While you can save every month in renting an apartment, you have to remember that you are paying this to the property management company for the usage of the space.

In turn, by owning a condo, you are paying into the principle of your loan (if you have one), which will leave you with equity in your pocket should you decide to sell your condo unit. 

Pros of Renting a Condo

Quality of the Unit With a More Personalized Approach

Most of the time, you will find condos that private owners own that will show their pride or ownership. Maybe they renovated the kitchen and bathrooms, replaced the flooring, and chose warmer colors to paint the walls. Many times condo renters are satisfied with a less sterile environment which can sometimes be a complaint of apartment renters. 

A Personal Relationship With Your Landlord

When it's time to renew your lease, you may have more wiggle room than you think. You can have a conversation with your landlord explaining why you love renting from them but that you can only afford up to a certain amount. Perhaps they need to rent out their unit to depend on the profit, maybe they want a tenant who will treat their unit with care, and they will hear you when you say you cannot afford the increase!


The amenities in a condo complex can range from swimming pools to tennis courts and playgrounds, fitness centers, a clubhouse, or a concierge. Whatever the case, you will find that the amenities are more geared toward the needs and want of the condo unit owners. You will also find that there may be a lot more community involvement as many of the condo owners may have lived in the same building for several years, building relationships with their neighbors.

Aerial View of Condo with pools and tennis courts

Included Utilities

It is common to find that condos will have water, trash, gas, cable, and internet included as part of their HOA dues. This may put your mind at ease if you're renting from your landlord because this would be included as part of your rent. You can ditch having to pay all those different companies, saving you time and worry.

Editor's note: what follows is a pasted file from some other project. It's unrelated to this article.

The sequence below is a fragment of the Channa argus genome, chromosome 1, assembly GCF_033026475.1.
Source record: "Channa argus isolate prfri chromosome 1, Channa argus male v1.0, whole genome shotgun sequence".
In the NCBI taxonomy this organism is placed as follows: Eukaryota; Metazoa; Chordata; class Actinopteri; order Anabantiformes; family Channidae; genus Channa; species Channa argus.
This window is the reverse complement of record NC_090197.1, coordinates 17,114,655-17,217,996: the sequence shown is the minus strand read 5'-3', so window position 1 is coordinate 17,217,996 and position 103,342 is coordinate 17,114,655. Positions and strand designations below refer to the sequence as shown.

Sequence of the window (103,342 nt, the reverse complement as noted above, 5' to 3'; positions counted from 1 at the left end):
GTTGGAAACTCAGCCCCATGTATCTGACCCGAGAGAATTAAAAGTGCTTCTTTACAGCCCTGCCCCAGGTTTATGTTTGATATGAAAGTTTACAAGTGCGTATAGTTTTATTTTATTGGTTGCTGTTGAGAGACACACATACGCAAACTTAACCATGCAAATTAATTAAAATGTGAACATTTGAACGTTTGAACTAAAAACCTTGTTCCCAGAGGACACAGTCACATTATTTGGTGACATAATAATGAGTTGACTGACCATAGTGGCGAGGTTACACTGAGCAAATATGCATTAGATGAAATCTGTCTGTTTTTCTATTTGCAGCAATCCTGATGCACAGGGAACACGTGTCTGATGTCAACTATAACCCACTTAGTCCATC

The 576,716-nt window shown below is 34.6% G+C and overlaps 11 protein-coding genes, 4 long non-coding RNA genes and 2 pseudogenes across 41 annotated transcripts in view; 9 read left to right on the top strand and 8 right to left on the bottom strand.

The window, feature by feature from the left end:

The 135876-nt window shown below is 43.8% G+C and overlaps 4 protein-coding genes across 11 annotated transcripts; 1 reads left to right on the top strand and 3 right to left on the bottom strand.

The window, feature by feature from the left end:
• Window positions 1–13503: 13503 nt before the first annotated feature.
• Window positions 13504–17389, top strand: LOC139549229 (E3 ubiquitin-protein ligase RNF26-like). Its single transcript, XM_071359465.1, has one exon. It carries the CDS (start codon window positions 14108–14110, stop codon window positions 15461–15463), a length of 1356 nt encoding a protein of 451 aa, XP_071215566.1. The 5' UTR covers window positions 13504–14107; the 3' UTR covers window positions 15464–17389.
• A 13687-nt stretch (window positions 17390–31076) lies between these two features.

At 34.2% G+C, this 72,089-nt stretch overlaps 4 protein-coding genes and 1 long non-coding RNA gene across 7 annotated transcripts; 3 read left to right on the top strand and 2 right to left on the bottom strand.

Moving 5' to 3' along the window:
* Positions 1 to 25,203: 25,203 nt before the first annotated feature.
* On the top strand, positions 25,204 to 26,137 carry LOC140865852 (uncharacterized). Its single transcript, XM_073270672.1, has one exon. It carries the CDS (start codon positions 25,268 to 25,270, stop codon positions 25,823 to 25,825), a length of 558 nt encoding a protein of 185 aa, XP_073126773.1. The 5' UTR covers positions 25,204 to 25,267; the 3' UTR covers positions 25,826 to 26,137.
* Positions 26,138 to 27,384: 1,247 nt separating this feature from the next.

Pros of Renting an Apartment

Access to Professional Management

One of the most significant advantages of renting an apartment is the concierge service you will likely receive. When you rent from a property management company, they often-times have salaried employees available for emergencies to help answer any question you have, to help you submit a request for a repair, or help answer questions regarding your amenities.

Prompt and Professional Repairs

If you're renting from an individual landlord, you may be aware that it might take them longer than we would like for them to get that HVAC technician to come out to fix your air conditioning in the middle of the hottest week of the year in August. Now, we are just trying to drive the point home. But there are times when you might need something fixed quickly, and an individual landlord may need access to enough professionals to guarantee a quick response. In apartment communities, the property management team will have reliable vendors 24/7 to repair whatever needs attention throughout the apartment complex. This can be seen as one of the best advantages of renting an apartment.

An Easy Method to Pay Your Rent

Often, apartment complexes can quickly pay your rent online through their secure payment portal. You may even have the opportunity to set it to auto-draft your rent payment, so you don't even need to think about it! For many working professionals, this is another bonus to renting an apartment.

Well-Maintained Amenities

Unlike the feel of a condo, the amenities at an apartment complex may have a similar sense to that of a hotel. You will find that they have janitors on staff to keep the common areas clean and well-maintained. In more luxurious apartment complexes, you may even have a doorkeeper or concierge readily available to assist you and your guest with anything you need while utilizing your communities amenities.